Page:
What Brands Can Learn from the Habits of Diligent Flossers

What Brands Can Learn from the Habits of Diligent Flossers

  A few years ago, some friends and I formed a garage band. We were terrible, but we had a lot of fun. We felt we needed the nerdiest possible name for the band, so we called ourselves “The Diligent Flossers.” When I worked in marketing on the Johnson & Johnson dental floss brand, we were very interested in how a behavior became a daily habit — especially for something as unpleasant as flossing. One thing we learned about “flossers” was that everybody said they...
Alligator Branding

Alligator Branding

The more we learn about the brain and behavioral science, the more we understand that most of our daily functioning happens pretty much on autopilot. According to Gerald Zaltman, Harvard Emeritus Professor of Business, 95% of our cognitive activity is subconscious. Nobel prize winning behavioral economist Daniel Kahneman calls this “System 1” thinking. As we drift through the supermarket or Amazon Prime, our reptilian brain is always on. I saw this idea illustrated recently in a...
Is Your Brand Architecture a “House on the Rock”?

Is Your Brand Architecture a “House on the Rock”?

If you drive an hour west from Madison, you will come to one of the prettiest valleys in Wisconsin. On one side of this valley is Taliesin, Frank Lloyd Wright’s Prairie School architectural masterpiece built in 1911. In this studio he designed Fallingwater and the Guggenheim. He spent two years on the design of Taliesin, which was inspired by Michelangelo’s Villa Medici and was meant to emulate the flatness of the plains. Wright had a vision for what he wanted it to be before he...
The Limits of Big Data in Market Research

The Limits of Big Data in Market Research

Big Data seems to be the marketer’s thing these days. For the first time in history we have the number-crunching power to understand massive amounts of real-time data on consumer consumption habits. The modern marketer needs to understand and harness this power. However, despite what big data companies will tell you, there are limits to what it can deliver. Information isn’t insight. The ethnographer and brand innovator Martin Lindstrom recently published Small Data, a book filled with case...
Conservatives and Liberals Share the Same Human Values

Conservatives and Liberals Share the Same Human Values

In this season of political ads, it is easy to start to feel  like the other side 
is idiotic, crazy, or even evil. But then a little voice tells us that maybe they are not bad people, perhaps just a little misguided. It looks like the data support your little voice. In one of the most interesting TED talks last year Jonathan Haidt, professor of psychology at the University of Virginia, and author of The Righteous Mind, shows how we all (and perhaps even animals) share a common set of human...
Why do 35% of British Adults Sleep with a Teddy Bear?

Why do 35% of British Adults Sleep with a Teddy Bear?

Yes. It’s true. In this 2012 study, Travelodge, a hotel chain, was puzzled by the number of stuffed animals they discovered in their hotel rooms after their (adult) guests had departed. A special teddy bear, a blankie, a binky; these are all examples of what psychologists call a “transitional object.” They help toddlers begin to transition from the constant presence of the mother to an independent state of separation. They remind the child of mom’s love and protection and enable the child to...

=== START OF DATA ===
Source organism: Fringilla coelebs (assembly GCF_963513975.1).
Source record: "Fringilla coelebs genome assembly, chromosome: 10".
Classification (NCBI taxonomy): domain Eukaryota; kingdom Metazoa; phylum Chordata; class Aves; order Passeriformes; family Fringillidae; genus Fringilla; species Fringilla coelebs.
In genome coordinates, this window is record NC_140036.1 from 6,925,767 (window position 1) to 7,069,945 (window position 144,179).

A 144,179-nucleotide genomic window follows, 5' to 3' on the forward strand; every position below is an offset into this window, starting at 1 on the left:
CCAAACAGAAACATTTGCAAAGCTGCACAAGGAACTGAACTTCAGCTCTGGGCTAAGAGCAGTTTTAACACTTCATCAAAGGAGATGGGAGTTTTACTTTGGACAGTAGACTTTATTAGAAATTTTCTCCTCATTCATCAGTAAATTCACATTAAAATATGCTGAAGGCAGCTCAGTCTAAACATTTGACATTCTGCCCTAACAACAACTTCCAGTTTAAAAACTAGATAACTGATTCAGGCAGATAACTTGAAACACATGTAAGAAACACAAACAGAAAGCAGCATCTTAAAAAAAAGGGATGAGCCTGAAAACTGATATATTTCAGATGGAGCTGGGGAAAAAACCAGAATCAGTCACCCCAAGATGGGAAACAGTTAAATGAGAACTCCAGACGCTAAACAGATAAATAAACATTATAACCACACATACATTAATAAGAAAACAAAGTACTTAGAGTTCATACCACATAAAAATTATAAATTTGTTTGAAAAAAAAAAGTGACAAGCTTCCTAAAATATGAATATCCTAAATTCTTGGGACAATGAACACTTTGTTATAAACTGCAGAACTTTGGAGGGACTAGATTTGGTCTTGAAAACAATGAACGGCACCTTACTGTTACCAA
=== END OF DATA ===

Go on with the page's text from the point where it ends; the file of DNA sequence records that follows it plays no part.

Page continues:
Why the Buddha is Cool

Why the Buddha is Cool

At Brandgarten, we are always looking for the timeless human truths brands can tap into to build deeper, more meaningful connections with their fans. So I was struck recently by the similarities between the ancient Buddhist goal of detachment from fear and desire, and the parallels to the teachings of Freud, Jung, and even the Bible, and how brands can learn from this. The story of the Buddha is that he sat down under the Bodhi tree and became the Enlightened One, neither frightened by the...
The Brain is a Storyteller

The Brain is a Storyteller

Human beings have an inherent tendency which behavioral economists call “confirmation bias.” It’s our subconscious habit of choosing evidence that supports our views while we selectively reject evidence that goes against them. Why is this? It’s because the brain is a storyteller. It all happens on a subconscious level and it explains why more evidence does little to sway people from their previously formed views. In fact, even in the face of overwhelming evidence, we tend to dig in our heels...
Branding a College – Connect emotionally with students

Branding a College – Connect emotionally with students

My oldest daughter is currently going through the process of selecting a college to attend next year, so I have spent much of the last year listening to colleges offer their pitches and lots of bubbly students showing us how tasty the cafeteria food is (the food had better be good for what some of these colleges cost). Recently, at one of these universities, we were greeted with a wonderful breakfast and then led across the tree-lined quad to a theater where we were serenaded by the school’s a...
The Power of Ritualistic Behaviors in Branding

The Power of Ritualistic Behaviors in Branding

If we understand brands as props in our own personal mythologies, then we must recognize how important it is to frame brands properly within their ritualistic context. Not all brands are able to tap into this powerful brand-building approach, but many are able to do it very subtly and very successfully. Nearly all of the iconic brands we use every day connect with us as part of ritualistic behaviors we have. The idea that we still perform “rituals” might strike many as outdated in today’s...